How Many Computer Scientists Does It Take to Screw Up a Pie Chart?

You can add  silly 3D effects to a pie chart, you can explode all the slices, you can compare multiple pie charts, you can use a legend instead of labeling the slices directly. This will probably render your graph useless, and make you look kind of dumb, but it is not the end of the world-as-we-know-it. But when making a pie chart there is something that you should never ever do, a capital sin that will make you burn in the hell of information visualization: using more than one variable in a single graph.

Well, since we are witnessing the end of the world-as-we-know-it, computer scientists at the University of Utah decided to give a little push, visualization-wise. They are designing a computer application “they hope eventually will allow news reporters and citizens to easily, interactively and visually [fusion_builder_container hundred_percent=”yes” overflow=”visible”][fusion_builder_row][fusion_builder_column type=”1_1″ background_position=”left top” background_color=”” border_size=”” border_color=”” border_style=”solid” spacing=”yes” background_image=”” background_repeat=”no-repeat” padding=”” margin_top=”0px” margin_bottom=”0px” class=”” id=”” animation_type=”” animation_speed=”0.3″ animation_direction=”left” hide_on_mobile=”no” center_content=”no” min_height=”none”][analyze] election results, political opinion polls or other surveys”. They boldly state that they “have developed new techniques for exposing complex relationships that are not obvious by usual methods of statistical analysis” (press release). And what are those new techniques? A doughnut chart:

The outer ring labels the series and the inner ring displays the data. Apparently you may add as many series as you wish and you can filter the results by socio-demographic characteristics.

This is the kind of joke that I would expect to be related to April Fool’s Day, but they seem to be serious about it. No one told them that showing part-of-a-whole is one of the few strenghts of circular charts, that when people see 52,7% they see a pie cut in half, not a quarter, that “whole” mean 100%, not 200% or 300%.

Regular readers know that I rarely utter such harsh comments on visualization ideas and applications (I even tried to create a dashboard using Crystal Xcelsius), but this is the stupidest idea of the year. They should know better (here are some tips).

By the way, I found this through a post by Sarah Perez at ReadWriteWeb. She writes: “unfortunately, the poll-analysis software isn’t quite ready for prime time. What a tease!” Fortunately, it is not! And judging from other posts, they could use an information visualization consultant.

Well, perhaps I’m missing something. Am I?[/fusion_builder_column][/fusion_builder_row][/fusion_builder_container]

8 thoughts on “How Many Computer Scientists Does It Take to Screw Up a Pie Chart?”

  1. I don’t think you’ve missed anything. You’re the charting expert who is most tolerant of attempts to use pie charts, so I know you gave this approach more thought than it deserved.

    As soon as the chart deviated from one pie = 100%, they distanced themselves from any valid (if misguided) use of pie charts.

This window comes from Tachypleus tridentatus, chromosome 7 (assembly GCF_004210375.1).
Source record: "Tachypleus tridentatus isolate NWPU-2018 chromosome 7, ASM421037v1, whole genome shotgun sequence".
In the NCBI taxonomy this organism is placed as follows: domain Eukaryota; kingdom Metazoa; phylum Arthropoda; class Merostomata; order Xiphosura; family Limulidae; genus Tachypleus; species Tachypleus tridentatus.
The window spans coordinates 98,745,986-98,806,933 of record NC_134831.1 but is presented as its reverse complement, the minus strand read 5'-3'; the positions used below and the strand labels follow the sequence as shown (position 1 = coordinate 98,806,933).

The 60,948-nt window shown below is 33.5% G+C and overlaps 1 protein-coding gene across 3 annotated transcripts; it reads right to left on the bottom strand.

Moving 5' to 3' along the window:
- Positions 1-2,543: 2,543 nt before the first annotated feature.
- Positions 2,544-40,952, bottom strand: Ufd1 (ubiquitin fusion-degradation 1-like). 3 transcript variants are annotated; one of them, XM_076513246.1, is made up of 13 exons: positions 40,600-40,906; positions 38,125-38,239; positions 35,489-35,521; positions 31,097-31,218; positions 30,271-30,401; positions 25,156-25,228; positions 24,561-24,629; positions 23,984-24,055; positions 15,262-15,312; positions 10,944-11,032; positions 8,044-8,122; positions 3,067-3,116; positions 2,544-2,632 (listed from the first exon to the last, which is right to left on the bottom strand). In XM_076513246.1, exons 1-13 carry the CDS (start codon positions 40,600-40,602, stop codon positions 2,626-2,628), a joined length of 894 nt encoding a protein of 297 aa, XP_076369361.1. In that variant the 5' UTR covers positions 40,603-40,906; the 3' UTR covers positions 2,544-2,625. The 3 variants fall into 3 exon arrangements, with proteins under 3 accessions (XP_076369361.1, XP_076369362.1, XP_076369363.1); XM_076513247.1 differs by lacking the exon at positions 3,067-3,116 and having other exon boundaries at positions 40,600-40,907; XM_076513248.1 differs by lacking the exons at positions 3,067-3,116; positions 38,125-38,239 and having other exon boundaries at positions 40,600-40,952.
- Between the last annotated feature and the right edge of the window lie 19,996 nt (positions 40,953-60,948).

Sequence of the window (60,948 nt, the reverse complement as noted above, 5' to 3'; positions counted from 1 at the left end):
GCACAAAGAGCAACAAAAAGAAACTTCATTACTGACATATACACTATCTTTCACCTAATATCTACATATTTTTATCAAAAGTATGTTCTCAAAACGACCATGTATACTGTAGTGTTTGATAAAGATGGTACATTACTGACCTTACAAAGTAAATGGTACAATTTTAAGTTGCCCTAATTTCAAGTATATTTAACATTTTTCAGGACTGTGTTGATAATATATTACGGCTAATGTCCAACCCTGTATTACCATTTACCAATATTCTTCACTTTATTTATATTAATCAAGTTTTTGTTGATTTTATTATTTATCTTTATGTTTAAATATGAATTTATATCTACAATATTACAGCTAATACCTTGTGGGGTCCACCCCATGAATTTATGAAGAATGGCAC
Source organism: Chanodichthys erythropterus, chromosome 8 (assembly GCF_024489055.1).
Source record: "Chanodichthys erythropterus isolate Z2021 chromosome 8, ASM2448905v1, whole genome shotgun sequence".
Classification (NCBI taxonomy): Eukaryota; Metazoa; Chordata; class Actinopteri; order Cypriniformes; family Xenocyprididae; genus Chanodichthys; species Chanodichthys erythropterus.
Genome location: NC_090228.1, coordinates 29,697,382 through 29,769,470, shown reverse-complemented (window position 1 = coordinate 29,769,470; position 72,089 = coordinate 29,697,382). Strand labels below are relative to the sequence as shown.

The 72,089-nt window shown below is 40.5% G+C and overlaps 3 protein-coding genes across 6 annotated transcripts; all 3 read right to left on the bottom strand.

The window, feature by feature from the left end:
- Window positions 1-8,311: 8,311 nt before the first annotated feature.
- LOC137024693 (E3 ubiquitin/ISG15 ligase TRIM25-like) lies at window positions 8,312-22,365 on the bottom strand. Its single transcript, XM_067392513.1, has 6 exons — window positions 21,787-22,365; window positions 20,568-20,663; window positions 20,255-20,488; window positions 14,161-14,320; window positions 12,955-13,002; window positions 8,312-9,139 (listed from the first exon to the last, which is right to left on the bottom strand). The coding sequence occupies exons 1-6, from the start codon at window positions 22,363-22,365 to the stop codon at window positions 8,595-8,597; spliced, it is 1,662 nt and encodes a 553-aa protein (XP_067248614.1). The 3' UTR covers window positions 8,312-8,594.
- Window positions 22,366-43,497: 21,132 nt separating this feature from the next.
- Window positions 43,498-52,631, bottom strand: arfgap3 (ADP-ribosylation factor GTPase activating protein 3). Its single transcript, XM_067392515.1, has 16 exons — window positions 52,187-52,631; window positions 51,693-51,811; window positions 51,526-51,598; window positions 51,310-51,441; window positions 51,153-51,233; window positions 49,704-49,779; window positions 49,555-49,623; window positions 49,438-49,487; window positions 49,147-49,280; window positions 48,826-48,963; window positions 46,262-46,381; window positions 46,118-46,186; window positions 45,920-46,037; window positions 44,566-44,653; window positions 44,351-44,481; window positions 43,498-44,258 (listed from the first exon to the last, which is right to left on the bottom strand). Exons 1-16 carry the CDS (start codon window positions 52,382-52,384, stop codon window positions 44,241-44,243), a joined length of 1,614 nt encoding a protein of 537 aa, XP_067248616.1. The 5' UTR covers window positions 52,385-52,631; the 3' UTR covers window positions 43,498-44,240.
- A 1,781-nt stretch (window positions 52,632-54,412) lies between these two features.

BTW, after watching the everpresent graphic of pie charts in the left margin of, I’ve decided that pie charts are an effective way to show two percentages that add to 100%, if they meet at 12:00, or even three percentages if the two larger ones meet at 12:00, the third percentage is small, and it is located between the other meeting place of the two larger percentages.

  2. Great chart – I sent this blog to all my team members so they can learn something new. Maybe I can further improve their idea using at least 3 time-series in one pie chart. Personally, I’m missing some cool 3D effects and default excel colors. We all should join a vote this chart for the best idea of the century.

  3. One item you didn’t touch on is the fact that the data on the inner pie is completely impossible to compare. The red side should have the darker red items start at the top. then it would only be 98% bad instead of 100%! 🙂

    Ate Mais

  4. Jon, one of these days I’ll try to put that “tolerance” towards pie charts in context. Regarding this example, I felt almost insulted by the “exposing complex relationships” thing when all they have to offer is a grossly wrong doughnut.

    Tomas, great ideas, thanks for sharing. I believe they’ll contact you shortly to help them with the SDC 2.0 (Stupid Doughnut Chart).

    Jayson, I believe you mean “196% bad instead of 200%!” 🙂

  5. The Economist newspaper likes the semi-circular graph when looking at different parties in a legislature or election. If they had flipped these so these were two semi-pies perhaps with one above the other and the diameter at the bottom you might be able to make some comparisons, but the current view is unintelligible. The Can’t Rate in Blue should be “Can’t Read” with this background.

  6. It’s like hearing someone from the 1930’s complain that today’s cars are really stupid cause they try to run on something other than steam…

    This isn’t a pie chart, if you were too busy trying to sound smart to notice something as basic.

  7. Perhaps it’s not an “official” pie chart, but that’s beside the point. Jorge was pointing out an example of someone starting with something bad (a pie chart) and making it worse.

  8. Blue: you are right, this isn’t a pie chart. In fact, this isn’t a chart at all. This is a stupid idea, and just because it uses new tools doesn’t make it less stupid. But hey, it’s a free country, and if you think that something that goes against basic human perception laws can help you, feel free to use it!

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